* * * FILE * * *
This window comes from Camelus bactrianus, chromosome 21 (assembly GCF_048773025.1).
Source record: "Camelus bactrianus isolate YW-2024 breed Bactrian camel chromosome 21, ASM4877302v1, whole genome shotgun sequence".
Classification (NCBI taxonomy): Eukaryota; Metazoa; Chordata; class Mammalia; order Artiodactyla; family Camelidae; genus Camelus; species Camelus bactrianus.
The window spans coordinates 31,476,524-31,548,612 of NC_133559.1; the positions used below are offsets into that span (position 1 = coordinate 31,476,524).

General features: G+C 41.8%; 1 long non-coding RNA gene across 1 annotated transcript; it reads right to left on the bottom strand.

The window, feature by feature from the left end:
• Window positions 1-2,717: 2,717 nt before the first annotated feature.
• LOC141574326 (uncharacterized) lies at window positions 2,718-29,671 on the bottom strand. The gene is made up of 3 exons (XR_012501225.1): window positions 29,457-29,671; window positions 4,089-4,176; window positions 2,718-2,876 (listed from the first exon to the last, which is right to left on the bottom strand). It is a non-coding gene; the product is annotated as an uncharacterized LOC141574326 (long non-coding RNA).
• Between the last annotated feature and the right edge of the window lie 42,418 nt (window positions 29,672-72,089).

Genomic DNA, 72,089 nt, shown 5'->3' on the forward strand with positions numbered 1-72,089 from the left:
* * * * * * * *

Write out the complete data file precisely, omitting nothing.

This window comes from Camelus bactrianus, chromosome 21 (assembly GCF_048773025.1).
Source record: "Camelus bactrianus isolate YW-2024 breed Bactrian camel chromosome 21, ASM4877302v1, whole genome shotgun sequence".
Classification (NCBI taxonomy): Eukaryota; Metazoa; Chordata; class Mammalia; order Artiodactyla; family Camelidae; genus Camelus; species Camelus bactrianus.
The window spans coordinates 31,476,524-31,548,612 of NC_133559.1; the positions used below are offsets into that span (position 1 = coordinate 31,476,524).

General features: G+C 41.8%; 1 long non-coding RNA gene across 1 annotated transcript; it reads right to left on the bottom strand.

The window, feature by feature from the left end:
• Window positions 1-2,717: 2,717 nt before the first annotated feature.
• LOC141574326 (uncharacterized) lies at window positions 2,718-29,671 on the bottom strand. The gene is made up of 3 exons (XR_012501225.1): window positions 29,457-29,671; window positions 4,089-4,176; window positions 2,718-2,876 (listed from the first exon to the last, which is right to left on the bottom strand). It is a non-coding gene; the product is annotated as an uncharacterized LOC141574326 (long non-coding RNA).
• Between the last annotated feature and the right edge of the window lie 42,418 nt (window positions 29,672-72,089).

Genomic DNA, 72,089 nt, shown 5'->3' on the forward strand with positions numbered 1-72,089 from the left: